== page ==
A 19 percent decline in foreclosures last year is possibly a glimmer of hope that the housing situation is starting to improve, although Cleveland still ranks in the top third of all metros for foreclosure rates according to RealtyTrac, an online marketer of foreclosed property. Cleveland and Cuyahoga County were awarded $41 million last month from the Department of Housing and Urban Development. This money will go towards demolition of homes, foreclosure prevention and the rehabilitation of homes.
There are certainly bright spots in Cleveland. Downtown has experienced a revival over the past 15 years helped in part by the construction of three new sports venues for the city's NFL, NBA and baseball teams. The Cleveland Clinic is one of the top medical centers in the U.S. and the largest employer in northeast Ohio.
Mayor Jackson's chief of staff Ken Silliman calls 2010 a very exciting year for Cleveland. He points to three projects in development for the city. The first is the Cleveland Medical Mart which is a convention center that targets the medical and health care industries. Next is a casino plan. In November Ohio voters approved casinos in four cities, and Cavaliers owner Dan Gilbert is leading a group that hopes to have a Cleveland casino up and running in three years. Lastly is the Flats East Bank project, which ran into funding issues during the financial crisis. The waterfront development will include an office tower, hotel and space for retail and dining.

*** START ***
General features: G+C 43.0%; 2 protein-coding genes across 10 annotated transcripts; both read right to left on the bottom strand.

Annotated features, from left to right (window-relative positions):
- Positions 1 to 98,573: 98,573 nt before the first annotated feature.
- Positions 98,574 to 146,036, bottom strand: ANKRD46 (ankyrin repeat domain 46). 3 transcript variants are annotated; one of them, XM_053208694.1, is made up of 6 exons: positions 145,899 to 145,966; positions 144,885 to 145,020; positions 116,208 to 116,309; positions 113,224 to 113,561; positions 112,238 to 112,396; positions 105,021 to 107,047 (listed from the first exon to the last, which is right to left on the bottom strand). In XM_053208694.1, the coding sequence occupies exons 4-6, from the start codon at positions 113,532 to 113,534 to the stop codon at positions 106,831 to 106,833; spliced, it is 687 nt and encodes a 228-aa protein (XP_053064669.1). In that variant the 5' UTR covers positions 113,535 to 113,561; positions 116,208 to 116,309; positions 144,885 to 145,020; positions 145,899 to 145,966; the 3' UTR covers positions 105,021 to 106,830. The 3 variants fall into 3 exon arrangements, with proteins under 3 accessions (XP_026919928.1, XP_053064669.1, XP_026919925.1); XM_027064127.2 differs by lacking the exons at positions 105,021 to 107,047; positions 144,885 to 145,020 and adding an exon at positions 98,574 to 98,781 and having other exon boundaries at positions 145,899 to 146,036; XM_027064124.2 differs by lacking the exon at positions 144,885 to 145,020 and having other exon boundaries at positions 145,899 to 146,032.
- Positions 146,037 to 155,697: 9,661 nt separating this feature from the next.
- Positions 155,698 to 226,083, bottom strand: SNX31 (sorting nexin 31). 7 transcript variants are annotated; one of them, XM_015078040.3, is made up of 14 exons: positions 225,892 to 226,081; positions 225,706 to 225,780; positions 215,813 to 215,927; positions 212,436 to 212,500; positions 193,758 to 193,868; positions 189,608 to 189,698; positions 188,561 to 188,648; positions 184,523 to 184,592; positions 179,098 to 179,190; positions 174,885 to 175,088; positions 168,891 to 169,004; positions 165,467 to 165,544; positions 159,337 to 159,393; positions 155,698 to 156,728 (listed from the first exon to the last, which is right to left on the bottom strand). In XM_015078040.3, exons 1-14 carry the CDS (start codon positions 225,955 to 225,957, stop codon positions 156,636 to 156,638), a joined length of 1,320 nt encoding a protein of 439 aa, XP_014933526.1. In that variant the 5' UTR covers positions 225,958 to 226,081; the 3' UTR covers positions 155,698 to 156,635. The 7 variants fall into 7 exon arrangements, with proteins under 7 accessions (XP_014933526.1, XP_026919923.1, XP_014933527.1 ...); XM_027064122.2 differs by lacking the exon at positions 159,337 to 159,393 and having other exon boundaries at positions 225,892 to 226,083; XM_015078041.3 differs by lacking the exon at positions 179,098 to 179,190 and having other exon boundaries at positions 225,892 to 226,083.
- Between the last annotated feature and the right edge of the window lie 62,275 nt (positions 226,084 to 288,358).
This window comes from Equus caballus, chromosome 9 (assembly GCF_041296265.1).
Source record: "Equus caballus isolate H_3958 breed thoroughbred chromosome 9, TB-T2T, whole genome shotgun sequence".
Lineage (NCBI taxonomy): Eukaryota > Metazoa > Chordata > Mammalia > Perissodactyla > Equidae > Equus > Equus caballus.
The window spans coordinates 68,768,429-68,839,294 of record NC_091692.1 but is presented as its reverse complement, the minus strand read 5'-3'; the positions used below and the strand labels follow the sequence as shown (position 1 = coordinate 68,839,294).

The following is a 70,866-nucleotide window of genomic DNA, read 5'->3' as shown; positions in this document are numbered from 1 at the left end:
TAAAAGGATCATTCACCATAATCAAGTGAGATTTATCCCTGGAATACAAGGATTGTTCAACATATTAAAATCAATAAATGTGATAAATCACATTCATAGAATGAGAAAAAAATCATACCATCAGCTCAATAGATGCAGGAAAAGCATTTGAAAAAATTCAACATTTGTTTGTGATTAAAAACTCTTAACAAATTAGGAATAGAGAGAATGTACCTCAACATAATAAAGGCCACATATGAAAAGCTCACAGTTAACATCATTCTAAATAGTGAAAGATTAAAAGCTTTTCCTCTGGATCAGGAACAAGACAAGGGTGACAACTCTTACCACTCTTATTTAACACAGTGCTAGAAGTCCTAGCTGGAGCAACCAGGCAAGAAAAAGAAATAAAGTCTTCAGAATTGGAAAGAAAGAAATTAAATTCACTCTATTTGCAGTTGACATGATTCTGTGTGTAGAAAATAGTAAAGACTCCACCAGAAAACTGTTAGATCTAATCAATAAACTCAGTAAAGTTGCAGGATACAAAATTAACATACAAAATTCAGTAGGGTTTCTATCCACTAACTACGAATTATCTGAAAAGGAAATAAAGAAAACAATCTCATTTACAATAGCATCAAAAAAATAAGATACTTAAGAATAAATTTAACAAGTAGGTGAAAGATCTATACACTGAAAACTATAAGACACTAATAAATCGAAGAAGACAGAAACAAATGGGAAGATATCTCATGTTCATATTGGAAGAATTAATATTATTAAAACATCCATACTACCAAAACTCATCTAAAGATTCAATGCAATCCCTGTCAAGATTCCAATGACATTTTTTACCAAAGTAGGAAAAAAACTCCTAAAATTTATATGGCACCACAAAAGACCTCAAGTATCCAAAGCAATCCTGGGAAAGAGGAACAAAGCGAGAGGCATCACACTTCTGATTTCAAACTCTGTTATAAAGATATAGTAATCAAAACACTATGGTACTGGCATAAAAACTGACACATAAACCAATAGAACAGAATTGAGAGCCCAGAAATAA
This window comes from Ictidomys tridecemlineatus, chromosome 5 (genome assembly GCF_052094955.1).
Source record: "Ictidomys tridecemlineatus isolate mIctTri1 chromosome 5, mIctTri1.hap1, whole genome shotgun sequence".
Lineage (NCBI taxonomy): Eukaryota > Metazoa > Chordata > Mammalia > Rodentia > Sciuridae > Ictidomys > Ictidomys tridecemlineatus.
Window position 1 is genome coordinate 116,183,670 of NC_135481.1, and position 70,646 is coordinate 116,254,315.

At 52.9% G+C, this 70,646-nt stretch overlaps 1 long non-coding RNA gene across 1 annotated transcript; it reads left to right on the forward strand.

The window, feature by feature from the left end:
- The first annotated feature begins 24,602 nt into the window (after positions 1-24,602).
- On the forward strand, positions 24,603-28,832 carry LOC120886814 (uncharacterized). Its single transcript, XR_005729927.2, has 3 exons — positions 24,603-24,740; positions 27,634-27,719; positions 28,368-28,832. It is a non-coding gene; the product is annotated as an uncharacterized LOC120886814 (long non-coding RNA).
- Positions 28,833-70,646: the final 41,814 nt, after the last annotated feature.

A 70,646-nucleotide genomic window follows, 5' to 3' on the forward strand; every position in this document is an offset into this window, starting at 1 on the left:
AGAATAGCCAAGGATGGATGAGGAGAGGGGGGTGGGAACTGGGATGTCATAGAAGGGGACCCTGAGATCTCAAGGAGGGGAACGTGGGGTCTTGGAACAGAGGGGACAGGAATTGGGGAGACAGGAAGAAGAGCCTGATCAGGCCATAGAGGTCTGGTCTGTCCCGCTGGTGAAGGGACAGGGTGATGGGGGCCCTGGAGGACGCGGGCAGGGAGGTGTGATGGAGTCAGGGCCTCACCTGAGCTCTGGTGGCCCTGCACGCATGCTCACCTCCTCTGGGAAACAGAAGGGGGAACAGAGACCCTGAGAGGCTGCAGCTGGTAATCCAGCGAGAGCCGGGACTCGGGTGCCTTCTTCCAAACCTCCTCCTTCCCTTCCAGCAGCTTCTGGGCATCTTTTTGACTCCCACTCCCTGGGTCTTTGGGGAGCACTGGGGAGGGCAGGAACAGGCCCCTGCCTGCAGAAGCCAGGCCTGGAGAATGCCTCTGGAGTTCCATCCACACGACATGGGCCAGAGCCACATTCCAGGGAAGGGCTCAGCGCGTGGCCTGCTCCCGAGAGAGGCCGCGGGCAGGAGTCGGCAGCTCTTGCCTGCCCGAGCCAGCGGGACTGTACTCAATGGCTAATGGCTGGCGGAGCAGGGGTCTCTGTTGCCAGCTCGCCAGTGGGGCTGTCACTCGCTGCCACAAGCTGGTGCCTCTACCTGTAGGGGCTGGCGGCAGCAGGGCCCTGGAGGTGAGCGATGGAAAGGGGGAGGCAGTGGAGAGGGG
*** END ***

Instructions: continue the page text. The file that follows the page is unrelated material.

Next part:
"Clevelanders over the years have developed a tenacity to deal with these kinds of situations, and we are very aggressive in attempting to solve our problems rather than awaiting someone else's solutions," says Silliman.
Other cities on the list include Memphis, which came in third thanks to the second-worst rate of violent crime in the U.S. and an alarming rate of convicted public officials. Detroit, ravaged by the ailing auto industry was fourth. Flint, Mich., was fifth. Also on the list? Chicago (No. 10) and New York City (No. 16). Torturous commute times and nosebleed-inducing taxes are the high prices locals pay for the cultural opportunities and corporate headquarters located there.
Our most miserable city last year, Stockton, Calif., nabbed the second spot on this year's list. Unemployment and crime continue to be major issues. Stockton ranked seventh worst in both of these areas. Stockton residents have average commutes that are among the highest in the country and, like all Californians, they suffer from onerous sales and income taxes.
Stockton Mayor Ann Johnston says the city is working to fix its problems. It has seen a reduction in crime in recent months as it targets troubled areas with an increased police presence. On the economic front, the city recently expanded the Port of Stockton, which it hopes will attract new companies. Stockton is an agricultural community, but the Mayor says the city is working to diversify its economic base and echoes Silliman's comments about Cleveland. "We're an All-American city," says Mayor Johnston. "And it's not because we sit on our hands and do nothing. It's because we recognize our problems and work to solve them."